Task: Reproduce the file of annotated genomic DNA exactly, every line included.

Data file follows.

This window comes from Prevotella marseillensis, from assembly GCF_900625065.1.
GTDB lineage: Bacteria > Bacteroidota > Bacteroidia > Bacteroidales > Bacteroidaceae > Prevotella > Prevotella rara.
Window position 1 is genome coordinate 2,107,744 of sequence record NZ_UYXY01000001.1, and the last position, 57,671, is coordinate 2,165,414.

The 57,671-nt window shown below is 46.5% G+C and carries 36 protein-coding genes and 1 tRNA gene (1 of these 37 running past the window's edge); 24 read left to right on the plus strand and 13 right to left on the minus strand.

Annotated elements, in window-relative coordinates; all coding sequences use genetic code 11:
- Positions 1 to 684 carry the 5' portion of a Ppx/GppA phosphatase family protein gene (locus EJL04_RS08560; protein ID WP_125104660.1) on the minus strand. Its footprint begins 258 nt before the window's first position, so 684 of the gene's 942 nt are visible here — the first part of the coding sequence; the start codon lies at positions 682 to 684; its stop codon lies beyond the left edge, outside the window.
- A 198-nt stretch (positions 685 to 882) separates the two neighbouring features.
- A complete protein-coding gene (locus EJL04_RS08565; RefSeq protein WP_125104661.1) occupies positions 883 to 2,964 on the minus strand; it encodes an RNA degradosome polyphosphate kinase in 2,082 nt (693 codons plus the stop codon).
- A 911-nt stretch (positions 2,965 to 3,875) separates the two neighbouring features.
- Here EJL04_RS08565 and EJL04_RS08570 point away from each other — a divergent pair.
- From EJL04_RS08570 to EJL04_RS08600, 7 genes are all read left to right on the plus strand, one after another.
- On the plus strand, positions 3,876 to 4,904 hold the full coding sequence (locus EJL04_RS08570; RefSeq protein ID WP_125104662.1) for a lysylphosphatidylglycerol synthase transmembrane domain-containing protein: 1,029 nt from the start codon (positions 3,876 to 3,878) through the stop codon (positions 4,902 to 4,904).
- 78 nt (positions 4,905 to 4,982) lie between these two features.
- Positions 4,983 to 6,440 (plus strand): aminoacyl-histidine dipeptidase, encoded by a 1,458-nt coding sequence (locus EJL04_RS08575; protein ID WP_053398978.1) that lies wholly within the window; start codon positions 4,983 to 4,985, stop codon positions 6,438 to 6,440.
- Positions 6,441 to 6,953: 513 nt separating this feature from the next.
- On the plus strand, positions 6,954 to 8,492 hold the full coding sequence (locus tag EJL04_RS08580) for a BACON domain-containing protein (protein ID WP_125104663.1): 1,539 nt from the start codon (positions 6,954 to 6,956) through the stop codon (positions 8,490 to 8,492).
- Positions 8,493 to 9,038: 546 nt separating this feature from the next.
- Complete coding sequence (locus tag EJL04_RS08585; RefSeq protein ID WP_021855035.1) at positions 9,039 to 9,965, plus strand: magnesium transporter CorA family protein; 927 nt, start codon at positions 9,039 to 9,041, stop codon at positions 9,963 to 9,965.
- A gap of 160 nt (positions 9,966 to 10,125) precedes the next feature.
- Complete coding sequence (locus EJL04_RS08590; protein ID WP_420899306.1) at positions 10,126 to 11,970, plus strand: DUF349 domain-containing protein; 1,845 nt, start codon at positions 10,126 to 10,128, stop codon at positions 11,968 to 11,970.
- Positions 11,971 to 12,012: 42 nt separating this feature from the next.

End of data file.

This window comes from Prevotella marseillensis, from assembly GCF_900625065.1.
GTDB lineage: Bacteria > Bacteroidota > Bacteroidia > Bacteroidales > Bacteroidaceae > Prevotella > Prevotella rara.
Window position 1 is genome coordinate 2,107,744 of sequence record NZ_UYXY01000001.1, and the last position, 57,671, is coordinate 2,165,414.

The 57,671-nt window shown below is 46.5% G+C and carries 36 protein-coding genes and 1 tRNA gene (1 of these 37 running past the window's edge); 24 read left to right on the plus strand and 13 right to left on the minus strand.

Annotated elements, in window-relative coordinates; all coding sequences use genetic code 11:
- Positions 1 to 684 carry the 5' portion of a Ppx/GppA phosphatase family protein gene (locus EJL04_RS08560; protein ID WP_125104660.1) on the minus strand. Its footprint begins 258 nt before the window's first position, so 684 of the gene's 942 nt are visible here — the first part of the coding sequence; the start codon lies at positions 682 to 684; its stop codon lies beyond the left edge, outside the window.
- A 198-nt stretch (positions 685 to 882) separates the two neighbouring features.
- A complete protein-coding gene (locus EJL04_RS08565; RefSeq protein WP_125104661.1) occupies positions 883 to 2,964 on the minus strand; it encodes an RNA degradosome polyphosphate kinase in 2,082 nt (693 codons plus the stop codon).
- A 911-nt stretch (positions 2,965 to 3,875) separates the two neighbouring features.
- Here EJL04_RS08565 and EJL04_RS08570 point away from each other — a divergent pair.
- From EJL04_RS08570 to EJL04_RS08600, 7 genes are all read left to right on the plus strand, one after another.
- On the plus strand, positions 3,876 to 4,904 hold the full coding sequence (locus EJL04_RS08570; RefSeq protein ID WP_125104662.1) for a lysylphosphatidylglycerol synthase transmembrane domain-containing protein: 1,029 nt from the start codon (positions 3,876 to 3,878) through the stop codon (positions 4,902 to 4,904).
- 78 nt (positions 4,905 to 4,982) lie between these two features.
- Positions 4,983 to 6,440 (plus strand): aminoacyl-histidine dipeptidase, encoded by a 1,458-nt coding sequence (locus EJL04_RS08575; protein ID WP_053398978.1) that lies wholly within the window; start codon positions 4,983 to 4,985, stop codon positions 6,438 to 6,440.
- Positions 6,441 to 6,953: 513 nt separating this feature from the next.
- On the plus strand, positions 6,954 to 8,492 hold the full coding sequence (locus tag EJL04_RS08580) for a BACON domain-containing protein (protein ID WP_125104663.1): 1,539 nt from the start codon (positions 6,954 to 6,956) through the stop codon (positions 8,490 to 8,492).
- Positions 8,493 to 9,038: 546 nt separating this feature from the next.
- Complete coding sequence (locus tag EJL04_RS08585; RefSeq protein ID WP_021855035.1) at positions 9,039 to 9,965, plus strand: magnesium transporter CorA family protein; 927 nt, start codon at positions 9,039 to 9,041, stop codon at positions 9,963 to 9,965.
- A gap of 160 nt (positions 9,966 to 10,125) precedes the next feature.
- Complete coding sequence (locus EJL04_RS08590; protein ID WP_420899306.1) at positions 10,126 to 11,970, plus strand: DUF349 domain-containing protein; 1,845 nt, start codon at positions 10,126 to 10,128, stop codon at positions 11,968 to 11,970.
- Positions 11,971 to 12,012: 42 nt separating this feature from the next.